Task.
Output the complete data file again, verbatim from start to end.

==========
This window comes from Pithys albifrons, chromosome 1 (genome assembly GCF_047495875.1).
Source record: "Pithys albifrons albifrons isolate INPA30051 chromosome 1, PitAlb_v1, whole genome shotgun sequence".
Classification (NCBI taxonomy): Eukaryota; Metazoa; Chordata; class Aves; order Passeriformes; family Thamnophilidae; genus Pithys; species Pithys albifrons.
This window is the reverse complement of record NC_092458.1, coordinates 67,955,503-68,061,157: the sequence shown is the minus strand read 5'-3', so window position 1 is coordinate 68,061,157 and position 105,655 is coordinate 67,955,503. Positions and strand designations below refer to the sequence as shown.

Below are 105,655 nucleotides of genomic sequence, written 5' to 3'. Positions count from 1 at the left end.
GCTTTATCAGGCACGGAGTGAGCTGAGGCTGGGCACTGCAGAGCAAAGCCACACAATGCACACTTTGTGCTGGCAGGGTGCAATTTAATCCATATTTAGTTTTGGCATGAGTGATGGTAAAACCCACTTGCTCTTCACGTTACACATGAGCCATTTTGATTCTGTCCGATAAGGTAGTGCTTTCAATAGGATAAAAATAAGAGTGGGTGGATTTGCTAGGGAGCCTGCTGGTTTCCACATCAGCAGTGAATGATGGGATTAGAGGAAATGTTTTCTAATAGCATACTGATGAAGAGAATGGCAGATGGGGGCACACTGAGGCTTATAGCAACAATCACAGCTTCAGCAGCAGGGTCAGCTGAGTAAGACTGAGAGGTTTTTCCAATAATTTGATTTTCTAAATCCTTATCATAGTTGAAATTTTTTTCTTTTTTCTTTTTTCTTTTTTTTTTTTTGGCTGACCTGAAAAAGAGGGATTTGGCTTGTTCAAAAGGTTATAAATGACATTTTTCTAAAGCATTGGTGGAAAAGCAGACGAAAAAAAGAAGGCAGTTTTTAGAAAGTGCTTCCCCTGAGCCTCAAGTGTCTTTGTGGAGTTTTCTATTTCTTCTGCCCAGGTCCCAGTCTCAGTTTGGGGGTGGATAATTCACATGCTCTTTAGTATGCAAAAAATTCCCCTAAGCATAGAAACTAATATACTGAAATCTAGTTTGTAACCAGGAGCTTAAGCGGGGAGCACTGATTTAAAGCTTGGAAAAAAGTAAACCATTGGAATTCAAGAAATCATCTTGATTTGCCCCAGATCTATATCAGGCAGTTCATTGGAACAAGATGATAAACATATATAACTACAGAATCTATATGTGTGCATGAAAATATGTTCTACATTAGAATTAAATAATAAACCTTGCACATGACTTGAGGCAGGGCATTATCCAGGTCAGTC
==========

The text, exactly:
This window comes from Pithys albifrons, chromosome 1 (genome assembly GCF_047495875.1).
Source record: "Pithys albifrons albifrons isolate INPA30051 chromosome 1, PitAlb_v1, whole genome shotgun sequence".
Classification (NCBI taxonomy): Eukaryota; Metazoa; Chordata; class Aves; order Passeriformes; family Thamnophilidae; genus Pithys; species Pithys albifrons.
This window is the reverse complement of record NC_092458.1, coordinates 67,955,503-68,061,157: the sequence shown is the minus strand read 5'-3', so window position 1 is coordinate 68,061,157 and position 105,655 is coordinate 67,955,503. Positions and strand designations below refer to the sequence as shown.

Below are 105,655 nucleotides of genomic sequence, written 5' to 3'. Positions count from 1 at the left end.
GCTTTATCAGGCACGGAGTGAGCTGAGGCTGGGCACTGCAGAGCAAAGCCACACAATGCACACTTTGTGCTGGCAGGGTGCAATTTAATCCATATTTAGTTTTGGCATGAGTGATGGTAAAACCCACTTGCTCTTCACGTTACACATGAGCCATTTTGATTCTGTCCGATAAGGTAGTGCTTTCAATAGGATAAAAATAAGAGTGGGTGGATTTGCTAGGGAGCCTGCTGGTTTCCACATCAGCAGTGAATGATGGGATTAGAGGAAATGTTTTCTAATAGCATACTGATGAAGAGAATGGCAGATGGGGGCACACTGAGGCTTATAGCAACAATCACAGCTTCAGCAGCAGGGTCAGCTGAGTAAGACTGAGAGGTTTTTCCAATAATTTGATTTTCTAAATCCTTATCATAGTTGAAATTTTTTTCTTTTTTCTTTTTTCTTTTTTTTTTTTTGGCTGACCTGAAAAAGAGGGATTTGGCTTGTTCAAAAGGTTATAAATGACATTTTTCTAAAGCATTGGTGGAAAAGCAGACGAAAAAAAGAAGGCAGTTTTTAGAAAGTGCTTCCCCTGAGCCTCAAGTGTCTTTGTGGAGTTTTCTATTTCTTCTGCCCAGGTCCCAGTCTCAGTTTGGGGGTGGATAATTCACATGCTCTTTAGTATGCAAAAAATTCCCCTAAGCATAGAAACTAATATACTGAAATCTAGTTTGTAACCAGGAGCTTAAGCGGGGAGCACTGATTTAAAGCTTGGAAAAAAGTAAACCATTGGAATTCAAGAAATCATCTTGATTTGCCCCAGATCTATATCAGGCAGTTCATTGGAACAAGATGATAAACATATATAACTACAGAATCTATATGTGTGCATGAAAATATGTTCTACATTAGAATTAAATAATAAACCTTGCACATGACTTGAGGCAGGGCATTATCCAGGTCAGTC